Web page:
It is hard for me to review Hotel Artemis. The parts that make up the movie are really great, but the parts don’t fit well together as a 94-minute movie. There is so much potential with Hotel Artemis.
The year is 2028 and LA is a city under marshal law. A riot has broken out because of issues with water. In the midst of this situation we join a bank robbery led by Sherman (Sterling K. Brown). During the robbery, part of his crew is killed and Sherman’s brother Lev (Brian Tyree Henry) is injured. They head over to the Hotel Artemis which is a private hospital for criminals (with a paid membership, of course) that is staffed by “The Nurse” (Jodie Foster) and Everest (Dave Bautista).
Hotel Artemis is a place with rules which are a lot like the rules of The Continental in John Wick. Clients are given names based on the room they are assigned. It is here that Sherman (now known as Waikiki) reunites with Nice (Sofia Boutella) who is a woman with a particular set of skills. He also meets Acapulco (Charlie Day) who is an obnoxious rich guy.
The characters in Hotel Artemis are completely two dimensional and none of them, even the main character Sherman, are given much of a character arc. I could not figure out why the character Acapulco even existed in the film as that character does nothing except for being a plot device to drive two plot points in the movie. These are not human characters, rather they are talking plot devices.
Having said this about the characters though, each and everyone of them is distinct and interesting. Foster is particularly good as the nervous and twitchy Nurse, it is her performance that elevates this film. Bautista is great in his role and I love his recurring line about his name tag. Charlie Day is an absolute blast to watch as Acapulco, even if the character isn’t key to the movie. Zachary Quinto does show up in the movie as the approval seeking son of The Wolf King (Jeff Goldblum), but he did not fit the role. I wanted to see more of Jeff Goldblum as The Wolf King, I think it was a missed opportunity by giving him so little screen time.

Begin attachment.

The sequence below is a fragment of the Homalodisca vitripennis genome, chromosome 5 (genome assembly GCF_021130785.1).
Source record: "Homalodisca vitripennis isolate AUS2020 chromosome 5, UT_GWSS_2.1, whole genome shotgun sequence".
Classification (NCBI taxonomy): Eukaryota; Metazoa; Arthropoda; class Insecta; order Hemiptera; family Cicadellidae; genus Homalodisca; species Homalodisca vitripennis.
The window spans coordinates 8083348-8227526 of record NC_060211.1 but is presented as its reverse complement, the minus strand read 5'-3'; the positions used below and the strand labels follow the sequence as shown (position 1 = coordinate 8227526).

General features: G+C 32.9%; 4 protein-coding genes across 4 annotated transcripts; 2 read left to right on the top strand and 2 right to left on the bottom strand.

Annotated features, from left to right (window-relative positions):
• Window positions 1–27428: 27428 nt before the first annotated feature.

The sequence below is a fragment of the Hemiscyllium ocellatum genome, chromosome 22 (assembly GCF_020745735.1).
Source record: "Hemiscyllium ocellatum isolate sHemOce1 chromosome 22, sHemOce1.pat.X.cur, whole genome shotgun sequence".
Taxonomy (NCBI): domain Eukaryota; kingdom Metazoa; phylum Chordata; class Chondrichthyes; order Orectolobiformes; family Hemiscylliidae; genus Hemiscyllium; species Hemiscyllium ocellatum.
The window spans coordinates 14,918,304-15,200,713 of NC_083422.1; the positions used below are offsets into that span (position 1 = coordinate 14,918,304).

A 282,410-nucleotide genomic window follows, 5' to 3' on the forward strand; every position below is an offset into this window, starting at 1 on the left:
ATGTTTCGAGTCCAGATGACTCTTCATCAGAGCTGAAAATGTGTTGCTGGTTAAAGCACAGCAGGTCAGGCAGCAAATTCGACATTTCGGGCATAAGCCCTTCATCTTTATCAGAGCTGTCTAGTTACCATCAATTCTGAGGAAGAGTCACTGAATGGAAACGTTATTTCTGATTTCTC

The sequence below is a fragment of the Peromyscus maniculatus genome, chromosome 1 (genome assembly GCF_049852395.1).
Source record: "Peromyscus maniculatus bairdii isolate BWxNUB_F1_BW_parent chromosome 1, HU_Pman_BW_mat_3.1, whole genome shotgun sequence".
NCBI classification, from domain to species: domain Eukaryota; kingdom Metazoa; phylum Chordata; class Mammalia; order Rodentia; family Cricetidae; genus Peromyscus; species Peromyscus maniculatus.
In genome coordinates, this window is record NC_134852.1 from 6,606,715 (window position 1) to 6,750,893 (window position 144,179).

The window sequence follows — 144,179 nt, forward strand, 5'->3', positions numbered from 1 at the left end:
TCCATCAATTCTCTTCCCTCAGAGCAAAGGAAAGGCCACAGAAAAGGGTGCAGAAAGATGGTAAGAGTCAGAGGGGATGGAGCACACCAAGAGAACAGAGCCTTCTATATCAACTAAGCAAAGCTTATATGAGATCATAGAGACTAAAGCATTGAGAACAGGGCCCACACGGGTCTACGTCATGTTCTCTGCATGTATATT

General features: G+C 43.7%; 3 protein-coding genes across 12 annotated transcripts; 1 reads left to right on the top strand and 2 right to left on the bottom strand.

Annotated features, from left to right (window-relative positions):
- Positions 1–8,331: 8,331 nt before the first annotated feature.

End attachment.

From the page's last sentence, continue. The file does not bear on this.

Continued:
The visuals of the film are gorgeous. The Artemis is a dichotomy of old and futuristic. It at once feels nostalgic with its decor and modern with its medical equipment. Each character has their own distinct look – the flowing red dress that Boutella wears is very memorable – especially when she starts to fight. The imagery that is created to show the riots throughout the city is stunning and disturbingly realistic.
I was expecting an action film, but what I got was a weak character film. There is action in the film and when it does happen, it is quick, impactful and brutal. Boutella is ferocious when she tears through a dozen bad guys.
So, the different parts of Hotel Artemis (memorable characters, interesting setting, gorgeous visuals and brutal action) are all great by themselves. But writer/director Drew Pearce fumbles and is unable to turn those interesting parts into something greater.
Hotel Artemis is frustratingly ambitious and I feel that it would have worked better as a mini-series on a streaming service. A lot of Hotel Artemis feels rushed, most especially the plotline with The Wolf King and the flat and unsatisfying ending of the film. There’s enough material and ideas in this film that had it been given more screen time and room to breathe, it would be a lot more entertaining.
As it stands though, Hotel Artemis is a memorable disappointment.
Watched at home, streamed on iTunes.
Was that Nice in the mid-credits scene?
Also, how did Everest survive?
I was quite disappointed by how quickly they killed off The Wolf King. They had built up his appearance and stature throughout the film and he was killed right after the discovery that he killed The Nurse’s son.